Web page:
Wednesday, March 29, 2006

Attempting To Convey My Getting a Cat in an Extremely Forced Sporting Metaphor; More on the Cat; Further Cat News; Cat Obsession Takes Full Hold

My nil-nil draw of a pet life is about to be shattered, as the referee (the Mayhew Animal Home, dressed in black and blowing a whistle) has awarded me a penalty kick in the shape of a two-year-old moggy (pictured left). We're collecting the penalty kick, er, cat on Saturday.

Ok, I give up on the laboured metaphor. We're getting a cat. Whoop. A big prize to anyone who can come up with a good name for the cat. Although be warned: the prize is one of those intagibles like the satisfaction of a job well done or the feeling of contentment on having named a cat. Sorry. All my money's going on litter and gonks for cats to play with from now on.

I'll probably write this blog from the point of view of the cat from now on. But not in a good way. No. In a way that lists what I did all day. And be assured that if my understanding of cats gleaned from the book on cats I've just read is any any way accurate, cats do not spend much time writing about the virtues of WD40.

Yeah, I thought that'd get you.

Anyway, all I have to do now is worry about the perceptions of men who own cats. Yes, those perceptions. I'll compensate by calling the cat Killer or Fang and taking up a manly hobby like carpentry or violence. And then posting pictures of myself on the Men With Cats page (Warning: will confirm your opinions of men who like cats and then some).

In order to pass the Herculean cat adoption tests the Mayhew Animal Home has put in our way, I had to get a letter confirming that our landlord both allowed us to have cats and wouldn't use their spare keys to sneak in and put sellotape on cats while they slept. In my conversation with my landlord, I was saying that she lived close to the gigant-o-normous Colney Hatch Lane Tescos, and that I could pick up the letter and go food shopping and thereby 'kill two babies with one stone'. I didn't dwell on it, but I'm not sure that it's the sort of thing you want to hear from someone who's about to become the guardian of a cat life. Come to think of it, it's definitely not the sort of thing you want to hear from someone who's going to come round to your house to pick up the letter. She did appear a bit nervous while writing the letter, but I think that was Microsoft Word's fault. I really have no idea why I said it, but now that I've devoted so much time to it, it's all the more likely to come out again.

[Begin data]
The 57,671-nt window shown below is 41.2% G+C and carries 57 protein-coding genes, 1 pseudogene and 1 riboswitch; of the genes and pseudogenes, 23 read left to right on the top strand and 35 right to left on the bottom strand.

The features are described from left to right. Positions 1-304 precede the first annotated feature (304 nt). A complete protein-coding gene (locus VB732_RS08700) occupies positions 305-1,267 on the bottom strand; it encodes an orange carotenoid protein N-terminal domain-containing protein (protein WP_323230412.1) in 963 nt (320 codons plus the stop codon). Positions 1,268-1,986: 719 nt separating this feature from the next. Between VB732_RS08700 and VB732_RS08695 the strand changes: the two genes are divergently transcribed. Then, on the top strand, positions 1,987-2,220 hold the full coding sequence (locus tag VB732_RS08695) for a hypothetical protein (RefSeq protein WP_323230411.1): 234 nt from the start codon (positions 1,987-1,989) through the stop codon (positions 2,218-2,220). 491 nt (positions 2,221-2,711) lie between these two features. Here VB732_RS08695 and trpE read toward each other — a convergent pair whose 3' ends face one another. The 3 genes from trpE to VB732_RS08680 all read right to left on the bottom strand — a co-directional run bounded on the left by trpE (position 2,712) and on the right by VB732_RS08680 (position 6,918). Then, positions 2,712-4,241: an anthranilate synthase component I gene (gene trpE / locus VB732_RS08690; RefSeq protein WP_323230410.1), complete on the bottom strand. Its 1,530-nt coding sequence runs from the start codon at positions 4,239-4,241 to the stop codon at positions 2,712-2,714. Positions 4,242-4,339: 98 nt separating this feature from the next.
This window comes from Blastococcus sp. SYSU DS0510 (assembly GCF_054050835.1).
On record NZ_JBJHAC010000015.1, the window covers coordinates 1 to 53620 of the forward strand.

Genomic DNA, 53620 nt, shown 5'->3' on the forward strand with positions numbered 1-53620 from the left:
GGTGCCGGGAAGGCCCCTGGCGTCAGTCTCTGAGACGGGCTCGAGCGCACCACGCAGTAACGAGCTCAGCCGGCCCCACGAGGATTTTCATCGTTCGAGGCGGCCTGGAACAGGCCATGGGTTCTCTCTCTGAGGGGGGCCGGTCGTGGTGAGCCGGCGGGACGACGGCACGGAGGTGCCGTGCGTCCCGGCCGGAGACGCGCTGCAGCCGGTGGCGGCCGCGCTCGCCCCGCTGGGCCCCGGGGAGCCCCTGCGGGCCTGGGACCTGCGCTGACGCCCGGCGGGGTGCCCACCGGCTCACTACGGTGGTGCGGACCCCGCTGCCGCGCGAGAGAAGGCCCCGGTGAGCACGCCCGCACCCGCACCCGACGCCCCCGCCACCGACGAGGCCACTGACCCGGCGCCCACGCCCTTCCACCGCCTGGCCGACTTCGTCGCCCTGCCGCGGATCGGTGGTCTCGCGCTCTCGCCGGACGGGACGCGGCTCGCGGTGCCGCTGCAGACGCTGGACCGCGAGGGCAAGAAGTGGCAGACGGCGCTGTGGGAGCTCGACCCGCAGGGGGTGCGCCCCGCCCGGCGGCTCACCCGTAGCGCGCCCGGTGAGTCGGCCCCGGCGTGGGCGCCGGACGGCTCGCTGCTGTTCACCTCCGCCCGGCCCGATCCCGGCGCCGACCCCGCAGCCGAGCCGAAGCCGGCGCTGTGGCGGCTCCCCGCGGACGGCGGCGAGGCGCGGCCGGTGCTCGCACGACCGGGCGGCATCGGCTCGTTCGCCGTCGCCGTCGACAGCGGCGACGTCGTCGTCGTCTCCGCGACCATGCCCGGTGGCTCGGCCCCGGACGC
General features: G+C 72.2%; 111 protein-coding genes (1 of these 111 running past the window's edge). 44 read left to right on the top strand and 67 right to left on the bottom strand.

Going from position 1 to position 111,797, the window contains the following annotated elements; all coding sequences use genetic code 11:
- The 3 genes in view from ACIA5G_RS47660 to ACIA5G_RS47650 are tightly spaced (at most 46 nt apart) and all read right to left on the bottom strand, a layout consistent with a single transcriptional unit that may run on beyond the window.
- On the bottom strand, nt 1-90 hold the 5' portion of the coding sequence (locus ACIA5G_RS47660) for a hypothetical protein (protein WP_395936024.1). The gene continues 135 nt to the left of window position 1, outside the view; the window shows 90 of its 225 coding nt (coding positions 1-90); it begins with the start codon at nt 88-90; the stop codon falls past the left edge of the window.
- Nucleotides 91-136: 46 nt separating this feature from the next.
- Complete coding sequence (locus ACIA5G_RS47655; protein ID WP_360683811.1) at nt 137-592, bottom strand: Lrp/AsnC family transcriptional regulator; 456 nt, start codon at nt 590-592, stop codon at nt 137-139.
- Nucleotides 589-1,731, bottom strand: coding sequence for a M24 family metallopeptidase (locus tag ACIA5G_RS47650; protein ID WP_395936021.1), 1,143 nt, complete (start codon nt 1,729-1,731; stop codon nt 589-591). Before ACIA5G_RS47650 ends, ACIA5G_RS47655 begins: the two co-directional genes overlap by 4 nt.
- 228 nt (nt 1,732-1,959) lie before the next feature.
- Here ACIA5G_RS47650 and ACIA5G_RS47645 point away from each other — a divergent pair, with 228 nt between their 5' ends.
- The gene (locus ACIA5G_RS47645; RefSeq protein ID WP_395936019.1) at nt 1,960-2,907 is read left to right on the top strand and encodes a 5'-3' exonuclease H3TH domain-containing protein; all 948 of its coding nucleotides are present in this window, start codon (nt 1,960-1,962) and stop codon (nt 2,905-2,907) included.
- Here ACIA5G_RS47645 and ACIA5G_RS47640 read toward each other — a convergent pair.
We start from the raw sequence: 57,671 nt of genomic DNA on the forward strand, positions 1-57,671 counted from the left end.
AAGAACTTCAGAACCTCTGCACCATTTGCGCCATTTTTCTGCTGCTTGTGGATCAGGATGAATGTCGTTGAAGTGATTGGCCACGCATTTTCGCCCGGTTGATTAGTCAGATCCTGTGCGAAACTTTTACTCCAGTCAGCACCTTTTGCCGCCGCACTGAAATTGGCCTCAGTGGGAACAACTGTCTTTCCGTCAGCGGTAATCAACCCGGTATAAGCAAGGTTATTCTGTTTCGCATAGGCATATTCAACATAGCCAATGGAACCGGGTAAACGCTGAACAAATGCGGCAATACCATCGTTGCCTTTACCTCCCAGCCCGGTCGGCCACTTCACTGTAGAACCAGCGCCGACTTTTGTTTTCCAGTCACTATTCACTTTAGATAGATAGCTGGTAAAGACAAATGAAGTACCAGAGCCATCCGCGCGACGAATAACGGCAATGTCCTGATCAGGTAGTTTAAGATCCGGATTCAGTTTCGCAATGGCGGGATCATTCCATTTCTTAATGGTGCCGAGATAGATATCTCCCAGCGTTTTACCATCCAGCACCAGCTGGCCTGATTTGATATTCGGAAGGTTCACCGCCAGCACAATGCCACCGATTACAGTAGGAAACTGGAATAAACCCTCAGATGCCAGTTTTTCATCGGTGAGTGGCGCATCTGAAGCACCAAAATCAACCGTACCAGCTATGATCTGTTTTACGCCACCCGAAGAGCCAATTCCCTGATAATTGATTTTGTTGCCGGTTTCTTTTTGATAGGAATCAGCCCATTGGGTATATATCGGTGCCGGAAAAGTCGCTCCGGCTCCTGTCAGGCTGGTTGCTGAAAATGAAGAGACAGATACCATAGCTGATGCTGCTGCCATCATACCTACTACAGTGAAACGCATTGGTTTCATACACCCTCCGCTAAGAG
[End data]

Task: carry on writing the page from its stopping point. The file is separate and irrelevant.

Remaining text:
Tuesday, March 21, 2006

WD40; Who I've Nearly Killed; and The Guardian Recognises That I'm Right

I have spent the last few days feverishly spraying just about everything in sight with WD40. It somehow brings me immense satisfaction to have doors glide open and shut with the effortless ease of a Jesus in ballet shoes tip-toeing on a calm pond. Every day I think of more things that would be improved with just a little squirt of WD40 on them. However, I'm not nearly obsessed enough to join the WD40 Fan Club. It is taking all the willpower I possess not so sign up, especially when there's apparently two thousand uses for WD40 listed on the site. That's

  1. Lubricate front door

  2. Lubricate living room door

  3. Lubricate kitchen door

  4. Lubricate back door

  5. Lubricate Shed door...

Would someone who isn't me please sign up and tell me what it's like inside? I don't trust myself not to become completely obsessed and spend the rest of my life posting poetry about the amazing properties of WD40 on WD40 chatrooms.

Similar to the Crouch End blog I See Famous People, I could set up a blog detailing all the celebrities I've nearly harmed. I nearly killed Francis Wheen today. He was trying to cross Upper St while I was cycling down it, and my precise series of thoughts were 'Oh, that's Francis Wheen. Or is it spelt Ween? He's looking a bit jowlier and greyer than when I last saw a picture of him. I should stop and tell him that I really enjoyed his book. Now, what was it called? How Gibberish Conquered the World? Was that it? No, it wasn't, was it? Oops, just sped past him at great speed, narrowly avoiding him. Oh, yes, it was How Mumbo-Jumbo Conquered the World. That was it. Ah, now I'm about half a mile away from him."

I also may or may not have seen Zane Lowe, but as I couldn't be sure it was Zane Lowe, I couldn't be absolutely certain whether to harm him or not.
At last the leading left-leaning broadloid newspaper gives me my due. A search of The Guardian's website for the phrase "Jim McKenzie is right" (
) does indeed bring up a page with the unarguable statement "Jim McKenzie is right" on it. Unfortunately, what I'm right about is specifically that the horrendous Roxy's nightclub in Sheffield became an evangelical church, and it's in the over-by-over live cricket commentary on the India v England Test, rather than, say, an comment piece by Polly Toynbee on Why Jim McKenzie is Right About Everything. It's a start though. Get writing, Polly.

Friday, March 10, 2006

On Accusing My Girlfriend of Being Rude About Other People on the Internet

When seeing a post on that said about Stewart Lee: